- Increase online F2F class sizes and reduce the number of classes offered to save on labour costs but be careful not to overload your trainers with unrealistic caseloads of students.
- Consider adjusting your practical classes if it meets performance evidence and assessment conditions to collect video evidence of skills demonstrations or third party reports from workplace supervisors to save cost and time of assessors.
- Look at reassigning classes to permanent trainers in place of casuals or contractors.
- Examine your payroll. Consider implementing a hiring freeze. Layoffs are the last thing you want to have to do in this crisis as your RTO’s workforce is critical once you move into the recovery stage. However, in some instances you may need to terminate temporary and casual staff. Be cautious not to damage the confidence and commitment of your remaining workforce in taking these actions.
- Consider payroll reduction alternatives by reducing staff hours across the board. This will keep staff employed and make pay cuts more manageable for all concerned. Restrict overtime.
- Can you place staff on leave without pay until the situation improves?
- Have you made the best use of available government support to support wages e.g. Job Keeper
- Identify any non-performing staff on commission e.g. sales staff that may need to be stood down
Other cost saving measures
- Reduce variable costs such as travel expenses and non-essential items such as entertainment.
- Look at your printing costs – can moving to online or remote delivery methods make significant savings in this area?
- Look at your accounts payable and receivable as a priority. Talk to your suppliers and ask if you can negotiate time to pay what you owe them? Review outstanding invoices from your debtors. Contact them to see if you can arrange payment of what is due.
- Consider limiting payment methods to credit cards or cash in advance for your RTO products and services. You may need to cease providing credit to customers e.g. payment plans due to the risk of delayed or non-payment.
- The payment terms you give your customers should match the ones you accept from your suppliers so you have balance between cash coming in and cash going out.
- Look at your energy consumption e.g. heat, air conditioning, computers and printers etc. although this may have happened organically if you have moved your workforce to working from home arrangements
- Consider new suppliers to reduce fixed and variable costs. Many businesses in the RTO supply chain are selling goods and services at a discounted rate currently and in some instances offering free products.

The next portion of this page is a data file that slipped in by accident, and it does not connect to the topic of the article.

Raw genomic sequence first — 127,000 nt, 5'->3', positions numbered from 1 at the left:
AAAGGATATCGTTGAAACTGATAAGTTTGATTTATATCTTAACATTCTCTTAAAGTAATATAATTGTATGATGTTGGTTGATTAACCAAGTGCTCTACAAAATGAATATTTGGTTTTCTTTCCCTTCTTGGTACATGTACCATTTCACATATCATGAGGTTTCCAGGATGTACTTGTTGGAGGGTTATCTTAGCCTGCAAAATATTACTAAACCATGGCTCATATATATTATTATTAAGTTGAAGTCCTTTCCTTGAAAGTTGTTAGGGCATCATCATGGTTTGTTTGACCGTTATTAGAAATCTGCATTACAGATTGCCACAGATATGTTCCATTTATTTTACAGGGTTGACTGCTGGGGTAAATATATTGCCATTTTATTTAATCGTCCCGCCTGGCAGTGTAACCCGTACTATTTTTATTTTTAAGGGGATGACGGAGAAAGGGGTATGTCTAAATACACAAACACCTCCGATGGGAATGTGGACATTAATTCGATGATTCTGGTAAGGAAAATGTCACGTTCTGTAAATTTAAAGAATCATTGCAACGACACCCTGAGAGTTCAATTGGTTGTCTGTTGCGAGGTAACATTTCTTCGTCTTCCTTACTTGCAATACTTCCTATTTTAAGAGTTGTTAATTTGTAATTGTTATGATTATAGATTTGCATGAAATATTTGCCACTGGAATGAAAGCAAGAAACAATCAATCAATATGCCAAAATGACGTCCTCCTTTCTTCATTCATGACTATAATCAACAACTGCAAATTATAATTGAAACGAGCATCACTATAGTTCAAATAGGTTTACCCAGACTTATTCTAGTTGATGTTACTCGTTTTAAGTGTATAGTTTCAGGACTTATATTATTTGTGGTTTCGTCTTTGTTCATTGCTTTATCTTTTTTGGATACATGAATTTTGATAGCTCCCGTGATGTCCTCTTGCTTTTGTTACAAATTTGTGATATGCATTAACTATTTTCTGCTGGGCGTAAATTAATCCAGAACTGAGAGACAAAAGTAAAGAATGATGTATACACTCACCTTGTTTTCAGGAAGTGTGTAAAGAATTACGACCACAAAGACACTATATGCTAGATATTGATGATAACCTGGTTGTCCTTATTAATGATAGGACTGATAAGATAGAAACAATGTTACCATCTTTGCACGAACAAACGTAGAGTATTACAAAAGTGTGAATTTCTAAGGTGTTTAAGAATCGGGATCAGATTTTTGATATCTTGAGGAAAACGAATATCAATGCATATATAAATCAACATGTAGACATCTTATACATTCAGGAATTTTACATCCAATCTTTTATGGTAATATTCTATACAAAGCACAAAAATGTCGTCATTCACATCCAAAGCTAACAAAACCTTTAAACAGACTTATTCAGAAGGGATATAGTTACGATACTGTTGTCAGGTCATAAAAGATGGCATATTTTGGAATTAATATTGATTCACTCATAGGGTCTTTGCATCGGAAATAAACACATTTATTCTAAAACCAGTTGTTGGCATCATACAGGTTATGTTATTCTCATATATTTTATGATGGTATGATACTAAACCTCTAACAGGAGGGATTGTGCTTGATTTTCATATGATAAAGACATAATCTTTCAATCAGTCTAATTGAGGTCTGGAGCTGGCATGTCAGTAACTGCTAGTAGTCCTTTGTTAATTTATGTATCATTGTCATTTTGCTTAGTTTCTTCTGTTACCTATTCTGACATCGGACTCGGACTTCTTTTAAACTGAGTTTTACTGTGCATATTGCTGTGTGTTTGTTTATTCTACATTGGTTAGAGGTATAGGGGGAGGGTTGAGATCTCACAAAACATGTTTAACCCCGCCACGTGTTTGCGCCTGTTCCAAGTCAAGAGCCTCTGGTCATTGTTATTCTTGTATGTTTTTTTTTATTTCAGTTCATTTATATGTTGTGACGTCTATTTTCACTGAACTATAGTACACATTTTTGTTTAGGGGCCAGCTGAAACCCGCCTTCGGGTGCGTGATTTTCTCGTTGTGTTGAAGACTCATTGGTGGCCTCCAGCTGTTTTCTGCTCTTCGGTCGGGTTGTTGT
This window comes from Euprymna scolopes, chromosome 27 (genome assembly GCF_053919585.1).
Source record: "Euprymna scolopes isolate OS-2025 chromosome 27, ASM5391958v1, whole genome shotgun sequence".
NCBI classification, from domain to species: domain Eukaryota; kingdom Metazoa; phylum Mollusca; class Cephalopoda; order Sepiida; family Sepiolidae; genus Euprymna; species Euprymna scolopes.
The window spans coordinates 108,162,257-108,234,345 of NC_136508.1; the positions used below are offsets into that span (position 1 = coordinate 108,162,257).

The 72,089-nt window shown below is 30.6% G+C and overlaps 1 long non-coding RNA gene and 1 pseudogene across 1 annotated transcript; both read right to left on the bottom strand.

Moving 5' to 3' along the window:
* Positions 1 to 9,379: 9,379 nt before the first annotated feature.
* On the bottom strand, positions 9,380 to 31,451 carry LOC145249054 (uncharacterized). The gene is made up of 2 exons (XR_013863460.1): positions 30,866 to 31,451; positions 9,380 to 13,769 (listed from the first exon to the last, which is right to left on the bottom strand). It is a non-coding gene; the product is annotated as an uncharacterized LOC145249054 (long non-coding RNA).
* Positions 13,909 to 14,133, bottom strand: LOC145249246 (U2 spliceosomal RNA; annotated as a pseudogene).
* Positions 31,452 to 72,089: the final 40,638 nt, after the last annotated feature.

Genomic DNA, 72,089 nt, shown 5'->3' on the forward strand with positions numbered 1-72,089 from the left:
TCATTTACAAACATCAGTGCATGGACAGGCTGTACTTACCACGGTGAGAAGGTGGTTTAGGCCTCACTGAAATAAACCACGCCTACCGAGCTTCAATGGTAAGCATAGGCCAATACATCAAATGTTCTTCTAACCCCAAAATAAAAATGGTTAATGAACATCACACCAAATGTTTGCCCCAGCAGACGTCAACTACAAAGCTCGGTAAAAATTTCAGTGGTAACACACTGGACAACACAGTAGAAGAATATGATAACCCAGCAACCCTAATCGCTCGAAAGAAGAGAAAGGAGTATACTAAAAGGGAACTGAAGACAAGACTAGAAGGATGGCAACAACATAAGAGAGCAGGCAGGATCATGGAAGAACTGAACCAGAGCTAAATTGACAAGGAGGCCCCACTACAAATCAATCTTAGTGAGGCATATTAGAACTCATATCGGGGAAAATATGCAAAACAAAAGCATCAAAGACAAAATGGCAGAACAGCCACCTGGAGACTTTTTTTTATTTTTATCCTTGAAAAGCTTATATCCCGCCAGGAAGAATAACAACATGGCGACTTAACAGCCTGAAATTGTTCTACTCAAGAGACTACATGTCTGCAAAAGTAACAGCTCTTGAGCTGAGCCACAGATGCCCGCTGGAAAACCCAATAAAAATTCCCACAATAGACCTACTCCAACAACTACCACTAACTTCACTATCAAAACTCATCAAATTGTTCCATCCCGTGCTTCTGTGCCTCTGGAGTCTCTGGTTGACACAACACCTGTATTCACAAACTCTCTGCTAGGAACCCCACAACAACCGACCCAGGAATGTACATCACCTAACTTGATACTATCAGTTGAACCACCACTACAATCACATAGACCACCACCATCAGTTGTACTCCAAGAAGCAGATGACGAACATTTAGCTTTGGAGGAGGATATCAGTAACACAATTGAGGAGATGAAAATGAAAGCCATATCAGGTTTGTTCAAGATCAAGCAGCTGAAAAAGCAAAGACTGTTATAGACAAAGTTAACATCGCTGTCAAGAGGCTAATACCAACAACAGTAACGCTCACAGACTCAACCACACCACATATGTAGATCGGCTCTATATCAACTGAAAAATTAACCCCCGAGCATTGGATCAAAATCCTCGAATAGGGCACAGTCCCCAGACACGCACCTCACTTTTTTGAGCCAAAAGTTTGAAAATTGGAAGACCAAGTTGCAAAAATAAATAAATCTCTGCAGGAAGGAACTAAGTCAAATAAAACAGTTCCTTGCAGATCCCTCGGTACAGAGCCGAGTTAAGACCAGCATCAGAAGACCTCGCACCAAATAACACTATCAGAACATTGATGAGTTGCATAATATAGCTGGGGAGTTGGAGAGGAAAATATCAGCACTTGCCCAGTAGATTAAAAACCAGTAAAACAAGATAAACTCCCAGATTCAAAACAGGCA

- Use technology to gain efficiencies (automation) or review technology not being used
Our recommendations should not replace advice from the professionals such as your accountant, your bookkeeper or both on how to manage your business out of the crisis and then take proactive steps to prevent a recurrence. There are some free webinars currently available to RTOs such as COVID-19 Economic Support for Businesses by vetr that you may find informative.
Many RTOs have cancelled face-to-face classes, including practical and work-based training, to comply with social distancing requirements to help prevent the spread of coronavirus (COVID-19).
Emergency remote training:
To ensure continuity of services RTOs have the option of using remote teaching solutions to deliver classes that would otherwise be provided face-to-face or adjusting their delivery models to blended or mixed mode in the interim with the intent of returning to the usual format once the COVID-19 crisis is over. The purpose of emergency remote training is not to reinvent your training and assessment strategies and practices but to rapidly deploy access for your students to training and support reliably during the coronavirus pandemic.
In deciding whether to live stream your classes or pre-record them and make them accessible for your students online you should consider the following:
- Do your students have access to the right IT infrastructure? Not everyone has the right hardware or sufficient bandwidth. Those that do might struggle with limitations of data caps.